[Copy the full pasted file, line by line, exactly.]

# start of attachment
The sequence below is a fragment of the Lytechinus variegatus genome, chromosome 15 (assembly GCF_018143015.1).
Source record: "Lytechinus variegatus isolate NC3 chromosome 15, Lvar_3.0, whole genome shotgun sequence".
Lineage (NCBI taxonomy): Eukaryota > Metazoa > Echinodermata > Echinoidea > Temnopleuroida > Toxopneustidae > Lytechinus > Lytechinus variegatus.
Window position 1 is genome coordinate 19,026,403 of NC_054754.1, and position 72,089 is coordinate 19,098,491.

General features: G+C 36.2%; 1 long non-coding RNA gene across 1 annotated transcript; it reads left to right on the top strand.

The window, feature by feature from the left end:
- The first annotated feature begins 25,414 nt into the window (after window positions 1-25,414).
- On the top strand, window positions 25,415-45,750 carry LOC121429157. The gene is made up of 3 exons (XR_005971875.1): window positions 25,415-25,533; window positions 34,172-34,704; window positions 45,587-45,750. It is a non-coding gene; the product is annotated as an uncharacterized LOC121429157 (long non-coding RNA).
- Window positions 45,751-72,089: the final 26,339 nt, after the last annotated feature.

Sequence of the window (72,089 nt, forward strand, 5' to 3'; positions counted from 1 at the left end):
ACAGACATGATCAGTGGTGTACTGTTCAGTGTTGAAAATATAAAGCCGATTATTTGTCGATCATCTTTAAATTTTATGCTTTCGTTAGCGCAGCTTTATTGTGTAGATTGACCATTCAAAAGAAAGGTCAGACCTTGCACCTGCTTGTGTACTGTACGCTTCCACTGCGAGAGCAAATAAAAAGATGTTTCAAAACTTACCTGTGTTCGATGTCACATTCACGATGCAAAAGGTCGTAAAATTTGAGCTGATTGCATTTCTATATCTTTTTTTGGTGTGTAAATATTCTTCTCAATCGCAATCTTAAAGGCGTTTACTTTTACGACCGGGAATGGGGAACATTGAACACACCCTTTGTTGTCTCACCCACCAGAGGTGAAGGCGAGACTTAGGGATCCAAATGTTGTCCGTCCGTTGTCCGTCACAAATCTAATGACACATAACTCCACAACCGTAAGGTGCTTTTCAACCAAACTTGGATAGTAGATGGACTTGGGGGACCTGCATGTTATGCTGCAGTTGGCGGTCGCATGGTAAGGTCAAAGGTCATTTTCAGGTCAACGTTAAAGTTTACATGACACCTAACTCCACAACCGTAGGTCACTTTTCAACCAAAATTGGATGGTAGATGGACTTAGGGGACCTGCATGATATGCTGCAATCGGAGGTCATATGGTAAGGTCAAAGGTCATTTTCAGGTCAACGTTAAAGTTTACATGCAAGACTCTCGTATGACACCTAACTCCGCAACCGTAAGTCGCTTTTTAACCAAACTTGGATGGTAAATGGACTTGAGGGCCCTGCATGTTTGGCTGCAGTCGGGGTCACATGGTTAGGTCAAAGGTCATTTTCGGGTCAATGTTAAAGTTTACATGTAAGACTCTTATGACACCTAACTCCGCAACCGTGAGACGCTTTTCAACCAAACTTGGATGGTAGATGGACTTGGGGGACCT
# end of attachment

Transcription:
The sequence below is a fragment of the Lytechinus variegatus genome, chromosome 15 (assembly GCF_018143015.1).
Source record: "Lytechinus variegatus isolate NC3 chromosome 15, Lvar_3.0, whole genome shotgun sequence".
Lineage (NCBI taxonomy): Eukaryota > Metazoa > Echinodermata > Echinoidea > Temnopleuroida > Toxopneustidae > Lytechinus > Lytechinus variegatus.
Window position 1 is genome coordinate 19,026,403 of NC_054754.1, and position 72,089 is coordinate 19,098,491.

General features: G+C 36.2%; 1 long non-coding RNA gene across 1 annotated transcript; it reads left to right on the top strand.

The window, feature by feature from the left end:
- The first annotated feature begins 25,414 nt into the window (after window positions 1-25,414).
- On the top strand, window positions 25,415-45,750 carry LOC121429157. The gene is made up of 3 exons (XR_005971875.1): window positions 25,415-25,533; window positions 34,172-34,704; window positions 45,587-45,750. It is a non-coding gene; the product is annotated as an uncharacterized LOC121429157 (long non-coding RNA).
- Window positions 45,751-72,089: the final 26,339 nt, after the last annotated feature.

Sequence of the window (72,089 nt, forward strand, 5' to 3'; positions counted from 1 at the left end):
ACAGACATGATCAGTGGTGTACTGTTCAGTGTTGAAAATATAAAGCCGATTATTTGTCGATCATCTTTAAATTTTATGCTTTCGTTAGCGCAGCTTTATTGTGTAGATTGACCATTCAAAAGAAAGGTCAGACCTTGCACCTGCTTGTGTACTGTACGCTTCCACTGCGAGAGCAAATAAAAAGATGTTTCAAAACTTACCTGTGTTCGATGTCACATTCACGATGCAAAAGGTCGTAAAATTTGAGCTGATTGCATTTCTATATCTTTTTTTGGTGTGTAAATATTCTTCTCAATCGCAATCTTAAAGGCGTTTACTTTTACGACCGGGAATGGGGAACATTGAACACACCCTTTGTTGTCTCACCCACCAGAGGTGAAGGCGAGACTTAGGGATCCAAATGTTGTCCGTCCGTTGTCCGTCACAAATCTAATGACACATAACTCCACAACCGTAAGGTGCTTTTCAACCAAACTTGGATAGTAGATGGACTTGGGGGACCTGCATGTTATGCTGCAGTTGGCGGTCGCATGGTAAGGTCAAAGGTCATTTTCAGGTCAACGTTAAAGTTTACATGACACCTAACTCCACAACCGTAGGTCACTTTTCAACCAAAATTGGATGGTAGATGGACTTAGGGGACCTGCATGATATGCTGCAATCGGAGGTCATATGGTAAGGTCAAAGGTCATTTTCAGGTCAACGTTAAAGTTTACATGCAAGACTCTCGTATGACACCTAACTCCGCAACCGTAAGTCGCTTTTTAACCAAACTTGGATGGTAAATGGACTTGAGGGCCCTGCATGTTTGGCTGCAGTCGGGGTCACATGGTTAGGTCAAAGGTCATTTTCGGGTCAATGTTAAAGTTTACATGTAAGACTCTTATGACACCTAACTCCGCAACCGTGAGACGCTTTTCAACCAAACTTGGATGGTAGATGGACTTGGGGGACCT